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The Dark Horse Book of Witchcraft

Foreword Review — Sept / Oct 2004

For centuries, scary tales of powerful women imbued with supernatural abilities have been told to children and adults alike. In this book, the editor draws together several old and new tales of witches—not the sweet and funny witches of television shows like Bewitched or Charmed, but frightening stories, starting with the scene of the three witches from Shakespeare’s MacBeth.

Allie has written more than a dozen graphic novels, including the Devil’s Footprints series and adaptations of Star Wars movies. This gathering of witch tales follows an earlier collection, The Dark Horse Book of Hauntings, which Allie also edited. Both graphic collections contain several old tales, done in art, or, in the case of the classic Mother of Toads by Clark Ashton Smith, in short-story format with some fine illustrations by Gary Gianni. Additionally, there are new stories, such as Tale of a Troll Witch by Mike Mignola, starring the graphic novel anti-hero “Hellboy,” and a tale of the Salem witches with an ironic twist at the end, Salem and Mary Sibley by Scott Morse.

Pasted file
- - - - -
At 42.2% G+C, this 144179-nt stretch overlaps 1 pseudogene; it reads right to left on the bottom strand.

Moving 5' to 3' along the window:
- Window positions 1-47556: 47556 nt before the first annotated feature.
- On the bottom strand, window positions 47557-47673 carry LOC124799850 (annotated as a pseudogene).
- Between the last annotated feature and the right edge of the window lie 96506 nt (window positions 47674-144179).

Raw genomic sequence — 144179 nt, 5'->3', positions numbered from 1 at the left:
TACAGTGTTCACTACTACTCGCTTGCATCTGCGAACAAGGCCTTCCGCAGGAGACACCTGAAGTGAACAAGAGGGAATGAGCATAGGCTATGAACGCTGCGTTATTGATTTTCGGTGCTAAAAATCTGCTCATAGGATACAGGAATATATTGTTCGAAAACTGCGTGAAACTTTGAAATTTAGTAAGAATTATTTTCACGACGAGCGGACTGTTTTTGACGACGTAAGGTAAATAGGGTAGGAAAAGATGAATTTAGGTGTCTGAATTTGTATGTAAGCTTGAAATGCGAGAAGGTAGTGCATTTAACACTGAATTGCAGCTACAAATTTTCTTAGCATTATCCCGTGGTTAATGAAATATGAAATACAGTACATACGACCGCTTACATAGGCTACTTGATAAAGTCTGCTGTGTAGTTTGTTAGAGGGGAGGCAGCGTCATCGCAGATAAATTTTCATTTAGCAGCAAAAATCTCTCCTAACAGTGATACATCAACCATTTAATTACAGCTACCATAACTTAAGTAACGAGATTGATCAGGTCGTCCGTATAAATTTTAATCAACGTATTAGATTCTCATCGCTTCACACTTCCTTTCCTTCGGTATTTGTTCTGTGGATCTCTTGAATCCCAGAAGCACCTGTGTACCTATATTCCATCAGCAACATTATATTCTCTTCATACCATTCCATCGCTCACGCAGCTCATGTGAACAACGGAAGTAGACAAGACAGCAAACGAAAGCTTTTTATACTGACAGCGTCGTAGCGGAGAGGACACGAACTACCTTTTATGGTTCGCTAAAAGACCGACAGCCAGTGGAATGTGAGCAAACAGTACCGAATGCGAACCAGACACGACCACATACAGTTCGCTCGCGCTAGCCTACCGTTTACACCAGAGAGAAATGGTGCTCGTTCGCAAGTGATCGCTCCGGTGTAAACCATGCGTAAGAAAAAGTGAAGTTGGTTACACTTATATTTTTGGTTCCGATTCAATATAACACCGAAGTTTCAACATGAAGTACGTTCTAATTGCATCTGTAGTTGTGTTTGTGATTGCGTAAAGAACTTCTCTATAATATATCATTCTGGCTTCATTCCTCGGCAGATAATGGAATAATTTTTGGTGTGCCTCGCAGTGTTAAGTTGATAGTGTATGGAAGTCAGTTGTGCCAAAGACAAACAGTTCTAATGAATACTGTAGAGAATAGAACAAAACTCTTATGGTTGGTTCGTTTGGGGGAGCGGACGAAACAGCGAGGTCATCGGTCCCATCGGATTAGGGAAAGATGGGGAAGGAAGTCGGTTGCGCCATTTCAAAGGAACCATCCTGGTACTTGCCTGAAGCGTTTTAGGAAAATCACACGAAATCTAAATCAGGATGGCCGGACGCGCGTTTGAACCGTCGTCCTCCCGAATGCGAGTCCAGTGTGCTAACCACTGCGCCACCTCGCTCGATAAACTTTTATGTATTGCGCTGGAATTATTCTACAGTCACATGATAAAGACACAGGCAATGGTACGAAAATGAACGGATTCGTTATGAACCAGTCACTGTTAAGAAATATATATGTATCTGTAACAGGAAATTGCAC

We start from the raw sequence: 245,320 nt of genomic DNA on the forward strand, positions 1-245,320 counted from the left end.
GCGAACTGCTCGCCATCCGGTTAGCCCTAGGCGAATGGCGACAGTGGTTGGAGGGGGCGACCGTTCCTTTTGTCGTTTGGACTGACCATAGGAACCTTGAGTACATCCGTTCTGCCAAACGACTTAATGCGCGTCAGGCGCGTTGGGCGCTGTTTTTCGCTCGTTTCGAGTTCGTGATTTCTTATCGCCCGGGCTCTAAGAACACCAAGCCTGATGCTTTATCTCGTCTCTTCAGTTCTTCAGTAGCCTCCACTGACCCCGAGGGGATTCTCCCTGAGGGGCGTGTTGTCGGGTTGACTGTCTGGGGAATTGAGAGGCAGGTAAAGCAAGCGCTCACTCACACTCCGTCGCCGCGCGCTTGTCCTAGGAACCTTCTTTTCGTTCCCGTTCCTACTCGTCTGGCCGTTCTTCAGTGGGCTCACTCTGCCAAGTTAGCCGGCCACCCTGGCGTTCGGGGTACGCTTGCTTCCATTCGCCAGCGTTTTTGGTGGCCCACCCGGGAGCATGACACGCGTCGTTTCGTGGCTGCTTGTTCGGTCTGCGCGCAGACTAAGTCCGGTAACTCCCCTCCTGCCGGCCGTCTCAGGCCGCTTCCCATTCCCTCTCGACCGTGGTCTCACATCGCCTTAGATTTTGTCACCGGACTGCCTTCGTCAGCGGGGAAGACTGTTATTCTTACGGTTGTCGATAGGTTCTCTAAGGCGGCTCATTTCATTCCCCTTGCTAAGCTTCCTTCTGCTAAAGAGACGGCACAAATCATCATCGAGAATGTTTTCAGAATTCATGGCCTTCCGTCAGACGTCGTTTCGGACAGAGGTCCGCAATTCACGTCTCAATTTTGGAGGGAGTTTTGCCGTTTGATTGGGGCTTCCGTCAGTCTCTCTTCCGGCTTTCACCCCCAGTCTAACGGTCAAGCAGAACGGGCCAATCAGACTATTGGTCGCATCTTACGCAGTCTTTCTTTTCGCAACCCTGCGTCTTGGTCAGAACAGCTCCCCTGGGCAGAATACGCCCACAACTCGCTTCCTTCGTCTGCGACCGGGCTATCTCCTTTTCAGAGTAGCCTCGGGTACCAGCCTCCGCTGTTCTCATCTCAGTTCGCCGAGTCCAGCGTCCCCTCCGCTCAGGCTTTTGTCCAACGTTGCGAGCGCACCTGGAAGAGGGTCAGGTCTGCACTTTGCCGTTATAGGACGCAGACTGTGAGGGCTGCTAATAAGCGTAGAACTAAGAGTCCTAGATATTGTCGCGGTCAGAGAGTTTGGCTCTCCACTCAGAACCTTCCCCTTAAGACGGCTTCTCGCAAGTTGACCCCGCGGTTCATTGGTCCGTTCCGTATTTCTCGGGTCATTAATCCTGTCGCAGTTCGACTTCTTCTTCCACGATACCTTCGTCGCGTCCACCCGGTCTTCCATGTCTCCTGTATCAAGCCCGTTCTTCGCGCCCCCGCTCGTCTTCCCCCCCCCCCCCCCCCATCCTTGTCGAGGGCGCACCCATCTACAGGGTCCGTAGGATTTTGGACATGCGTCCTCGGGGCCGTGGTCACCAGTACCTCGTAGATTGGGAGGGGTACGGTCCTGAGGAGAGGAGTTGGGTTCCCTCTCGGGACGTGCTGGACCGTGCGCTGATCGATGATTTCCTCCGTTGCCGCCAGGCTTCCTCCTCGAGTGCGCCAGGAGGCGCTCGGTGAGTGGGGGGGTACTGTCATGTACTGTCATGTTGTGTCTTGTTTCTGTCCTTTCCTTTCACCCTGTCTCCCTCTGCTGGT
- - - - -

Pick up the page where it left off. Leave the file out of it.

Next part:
In most of the stories, witches are portrayed in a negative light. They crush men, make young women see demons all the time, or lay curses that blight an entire family unto countless generations after the initial spell is cast. However, these are also cautionary tales: the young woman chooses her fate rather than cause harm to her younger sister, and the family that is cursed deserves to be cursed.

The editor includes an interview with a real witch, Wiccan High Priestess Phyllis Curott, titled “The Truth About Witchcraft.” Curott, author of the best-selling Book of Shadows, is an attorney who began her legal career fighting organized crime in the Teamsters; she is also a maker of independent feature films. In the interview, she describes her experience of witchcraft in a very rational, yet poetic fashion. Curott discusses the negative views people hold of witches and says she sometimes uses the term “Wiccan” rather than “Witch,” because “Every time you say ‘Witchcraft,’ the person listening is seeing and hearing through the filter of this toxic stereotype.”

Indeed, although many of the tales in this graphic novel awaken the primal fear of the supernatural crone—the witch who is often pictured as evil—the editor dedicates the book “In Memory of those women and men hanged, crushed, and left to die in prison, in the summer and fall of 1692, in Salem, Massachusetts, then the most advanced port city in the New World.” Allie lists the names of those victims of the Salem witch hunts, which took place in a town near where he grew up, an event that captured his imagination in his youth, and led to this collection of tales.

Carol Lynn Stewart